A whole industry has grown up aimed at measuring the success or failure of investment managers. Ever...
A whole industry has grown up aimed at measuring the success or failure of investment managers. Every quarter, tens of thousands of pounds change hands for the information the surveys contain.
But what is the purpose of performance measurement? Do the reporting services currently available meet the real needs of the pensions investment community? Questions have recently started to be asked both as to the validity of the basis on which the statistics are collected and the use to which they are being put, including the performance measurers themselves.
Acceptable ground rules
It is principally the responsibility of the measurers to begin the process of establishing acceptable ground rules for the compilation of statistics, and for their use and publication. But they can only do this if they listen carefully to what their public wants, and they respond as fully as possible to what they learn. However, the investment managers, too, have a responsibility.
Performance measurement must adequately satisfy one overriding need. This is the requirement of pension trustees and their advisers for reliable, easily understandable and, most crucially, objective information on how well (or otherwise) their incumbent managers are doing in making their assets match up to the long-term liabilities of scheme members and pensioners.
Secondary needs are those of the managers, who have an entirely legitimate interest in how their performance compares with that of their peers in the business. They will also use them - often mercilessly - to promote their own services to potential clients and their consultants. Inevitably, the press will pick up on details contained in the surveys and at press briefings. In isolation, and out of context, some of these details may serve only to cause trustees to see problems where none really exists. By and large, trustees are not professionals at that task, and need as much clear and unequivocal information as the market can supply to them, and their and their members' interests are not well served by the selective use of information by the press. But that is to get ahead of the argument at this point.
A successful debate must centre on two issues: the fund classification used by the providers (comparing like with like), and the minimum period over which performance should be measured.
Massive changes in the pensions world means the needs of schemes are changing and the old certainties of investment strategy are being challenged. For many years, the asset allocation used by most pension scheme trustees has been uniform, emphasising the use of equities and, in particular UK equities. But a range of factors, some legislative, others market-based, are driving trustees to a sometimes radical reconsideration.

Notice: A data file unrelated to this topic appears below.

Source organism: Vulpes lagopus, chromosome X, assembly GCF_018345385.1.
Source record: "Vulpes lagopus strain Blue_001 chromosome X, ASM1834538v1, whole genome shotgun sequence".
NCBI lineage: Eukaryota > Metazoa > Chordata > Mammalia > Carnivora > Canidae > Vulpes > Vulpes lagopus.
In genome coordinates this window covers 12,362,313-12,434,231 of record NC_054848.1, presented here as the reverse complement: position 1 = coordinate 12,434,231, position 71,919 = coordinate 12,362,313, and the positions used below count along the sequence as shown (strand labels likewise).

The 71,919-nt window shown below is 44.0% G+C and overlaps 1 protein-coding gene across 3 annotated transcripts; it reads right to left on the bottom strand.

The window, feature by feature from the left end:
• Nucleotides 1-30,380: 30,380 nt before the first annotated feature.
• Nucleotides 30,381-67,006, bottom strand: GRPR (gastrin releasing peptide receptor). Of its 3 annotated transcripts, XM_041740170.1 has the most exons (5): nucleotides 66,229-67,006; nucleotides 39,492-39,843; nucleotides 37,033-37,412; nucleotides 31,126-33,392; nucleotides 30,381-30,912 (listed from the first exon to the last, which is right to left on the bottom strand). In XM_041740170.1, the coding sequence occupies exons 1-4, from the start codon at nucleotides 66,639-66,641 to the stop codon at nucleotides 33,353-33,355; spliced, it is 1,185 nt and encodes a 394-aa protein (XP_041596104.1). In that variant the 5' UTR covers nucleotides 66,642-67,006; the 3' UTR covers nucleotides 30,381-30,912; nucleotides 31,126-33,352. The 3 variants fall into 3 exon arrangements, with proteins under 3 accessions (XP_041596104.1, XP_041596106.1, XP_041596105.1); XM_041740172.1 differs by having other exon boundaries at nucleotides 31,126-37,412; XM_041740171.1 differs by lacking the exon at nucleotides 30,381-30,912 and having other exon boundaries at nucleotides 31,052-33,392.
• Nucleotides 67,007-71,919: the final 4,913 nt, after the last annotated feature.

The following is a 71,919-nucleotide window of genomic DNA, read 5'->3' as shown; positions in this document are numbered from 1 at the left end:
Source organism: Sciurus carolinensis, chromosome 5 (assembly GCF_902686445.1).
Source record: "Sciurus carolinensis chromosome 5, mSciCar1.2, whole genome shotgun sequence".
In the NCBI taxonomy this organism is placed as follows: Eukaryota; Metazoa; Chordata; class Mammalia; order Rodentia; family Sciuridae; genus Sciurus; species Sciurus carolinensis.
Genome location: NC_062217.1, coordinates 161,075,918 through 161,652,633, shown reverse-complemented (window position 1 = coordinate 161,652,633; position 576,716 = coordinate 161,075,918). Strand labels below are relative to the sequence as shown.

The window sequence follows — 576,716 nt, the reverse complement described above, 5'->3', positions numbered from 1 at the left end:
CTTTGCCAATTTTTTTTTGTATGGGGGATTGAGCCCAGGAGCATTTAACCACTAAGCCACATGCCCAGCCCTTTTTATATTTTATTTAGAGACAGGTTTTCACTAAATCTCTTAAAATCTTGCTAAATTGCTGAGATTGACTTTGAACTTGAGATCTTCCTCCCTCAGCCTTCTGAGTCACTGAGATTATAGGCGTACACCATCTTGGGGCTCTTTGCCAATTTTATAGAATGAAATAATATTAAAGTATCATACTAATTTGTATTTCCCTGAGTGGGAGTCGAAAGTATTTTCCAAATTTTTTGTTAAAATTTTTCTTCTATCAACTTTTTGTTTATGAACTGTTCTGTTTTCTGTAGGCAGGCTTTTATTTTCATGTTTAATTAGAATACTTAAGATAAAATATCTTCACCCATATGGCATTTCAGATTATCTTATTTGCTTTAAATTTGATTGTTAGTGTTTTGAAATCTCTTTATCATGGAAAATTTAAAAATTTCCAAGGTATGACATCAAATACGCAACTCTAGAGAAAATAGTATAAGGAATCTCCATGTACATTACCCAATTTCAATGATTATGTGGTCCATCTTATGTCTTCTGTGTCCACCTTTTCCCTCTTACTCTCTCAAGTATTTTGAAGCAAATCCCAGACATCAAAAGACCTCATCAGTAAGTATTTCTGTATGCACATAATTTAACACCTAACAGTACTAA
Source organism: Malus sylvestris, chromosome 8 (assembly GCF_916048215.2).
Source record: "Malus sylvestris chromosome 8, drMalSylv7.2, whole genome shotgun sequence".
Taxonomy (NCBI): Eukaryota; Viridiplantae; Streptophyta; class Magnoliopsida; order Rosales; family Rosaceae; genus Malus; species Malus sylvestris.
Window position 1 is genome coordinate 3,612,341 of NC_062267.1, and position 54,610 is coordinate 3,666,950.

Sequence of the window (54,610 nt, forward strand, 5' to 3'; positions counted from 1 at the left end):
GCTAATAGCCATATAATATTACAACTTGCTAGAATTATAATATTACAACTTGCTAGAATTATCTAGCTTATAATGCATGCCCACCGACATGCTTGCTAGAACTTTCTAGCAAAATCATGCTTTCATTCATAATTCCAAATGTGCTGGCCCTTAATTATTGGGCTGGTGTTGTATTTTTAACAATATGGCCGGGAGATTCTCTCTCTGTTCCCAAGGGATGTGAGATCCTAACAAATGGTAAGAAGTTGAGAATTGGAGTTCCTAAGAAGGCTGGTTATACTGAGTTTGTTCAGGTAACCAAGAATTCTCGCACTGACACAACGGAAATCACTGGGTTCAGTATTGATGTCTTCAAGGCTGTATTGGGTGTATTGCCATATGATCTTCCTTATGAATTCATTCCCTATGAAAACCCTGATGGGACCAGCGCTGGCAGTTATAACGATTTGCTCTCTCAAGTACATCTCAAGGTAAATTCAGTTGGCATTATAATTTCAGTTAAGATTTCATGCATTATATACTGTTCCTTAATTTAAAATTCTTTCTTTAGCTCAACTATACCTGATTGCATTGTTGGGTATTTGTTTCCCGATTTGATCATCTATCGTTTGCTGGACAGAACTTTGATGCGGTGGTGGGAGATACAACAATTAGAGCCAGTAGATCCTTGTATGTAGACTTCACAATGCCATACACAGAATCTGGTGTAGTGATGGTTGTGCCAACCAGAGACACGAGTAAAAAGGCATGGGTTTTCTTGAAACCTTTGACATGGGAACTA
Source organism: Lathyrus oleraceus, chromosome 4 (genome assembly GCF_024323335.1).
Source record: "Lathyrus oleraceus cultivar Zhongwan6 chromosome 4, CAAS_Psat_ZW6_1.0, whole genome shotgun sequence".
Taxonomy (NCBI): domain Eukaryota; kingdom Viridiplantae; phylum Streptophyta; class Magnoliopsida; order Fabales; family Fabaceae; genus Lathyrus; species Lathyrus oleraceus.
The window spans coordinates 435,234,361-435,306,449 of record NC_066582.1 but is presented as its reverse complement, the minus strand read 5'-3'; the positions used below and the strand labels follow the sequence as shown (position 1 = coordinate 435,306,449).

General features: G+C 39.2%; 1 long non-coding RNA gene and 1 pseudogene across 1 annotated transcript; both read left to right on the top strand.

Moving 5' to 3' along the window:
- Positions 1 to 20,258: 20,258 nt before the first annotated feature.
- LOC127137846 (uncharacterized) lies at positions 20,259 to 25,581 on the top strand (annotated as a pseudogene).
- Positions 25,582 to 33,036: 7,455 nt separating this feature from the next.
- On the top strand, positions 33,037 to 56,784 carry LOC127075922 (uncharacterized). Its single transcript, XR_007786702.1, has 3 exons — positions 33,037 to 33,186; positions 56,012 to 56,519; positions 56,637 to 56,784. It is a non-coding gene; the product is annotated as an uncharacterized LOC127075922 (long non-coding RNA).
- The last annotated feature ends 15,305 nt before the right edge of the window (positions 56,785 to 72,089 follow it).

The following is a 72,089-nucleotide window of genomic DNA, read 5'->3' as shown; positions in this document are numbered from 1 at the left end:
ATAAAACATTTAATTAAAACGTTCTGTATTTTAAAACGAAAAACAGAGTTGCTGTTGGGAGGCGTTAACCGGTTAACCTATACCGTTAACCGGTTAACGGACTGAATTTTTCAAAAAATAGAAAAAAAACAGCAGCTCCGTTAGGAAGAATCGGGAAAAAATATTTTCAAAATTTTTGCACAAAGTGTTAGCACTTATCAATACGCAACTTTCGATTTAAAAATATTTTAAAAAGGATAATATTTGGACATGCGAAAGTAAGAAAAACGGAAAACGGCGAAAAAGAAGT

Existing defined benefit schemes are coming under growing pressure from an ageing population, with a higher life expectancy. Companies' desires to limit their own costs and liabilities by closing defined benefit schemes to new members and setting up replacement defined contribution schemes exacerbates the problems that trustees of defined benefits schemes already face. The Minimum Funding Requirement is forcing schemes to go down more conservative routes and the removal of the tax credit for ACT on dividend payments to schemes means schemes have moved away from equity investments towards fixed income as the easiest way in which to make up lost income and deal with any deterioration in solvency. Socially responsible investment and corporate governance are other new issues, recently imposed by legislation and encouraged by trustees. The world has changed, and performance measurers must catch up if surveys are to remain relevant and valid.
To take the CAPS pooled fund survey as an example, the basis on which information is collected and presented does not correspond with the real world of funds. Should CAPS perhaps look more closely at the asset allocation of funds, refining its classifications so that a group of trustees can examine the performance of managers and compare it with a group of similar managers? Currently the survey lumps together all pooled fund managers, whether they provide a service for a mature fund or for a fund with MFR problems.
One suggestion is that CAPS should impose a minimum fund size for inclusion. It is important also that it clarifies the ways apparently similar funds are managed. It is wrong to assume the smaller funds take more active positions than larger members. Fuji-Lord Abbett is a firm that holds a large proportion of equities in its fund, which might be expected to produce quite different results from a more typical mixed with-property manager. Another is Orbitex, which holds only 40 or 50 stocks. Is it right to classify other small funds, which may hold diversified portfolios of 350 stocks, with these specialist funds? Analysis does not reveal the quality of the underlying funds in which mixed funds invest.
A final criticism of the current structure is the extent to which focus is on the short term. Blame for this must be placed at the doors of surveyors, fund managers and the press. Trustees in the UK are not professionals and their task is made harder by suggestions that three-month and one-year statistics are relevant in monitoring performance of long-term investments. Recent coverage of one-month HSBC Image Survey statistics gave a very odd view of what was really going on in the market.
David Netherton is head of marketing and client relations, investment services at Swiss Life UK
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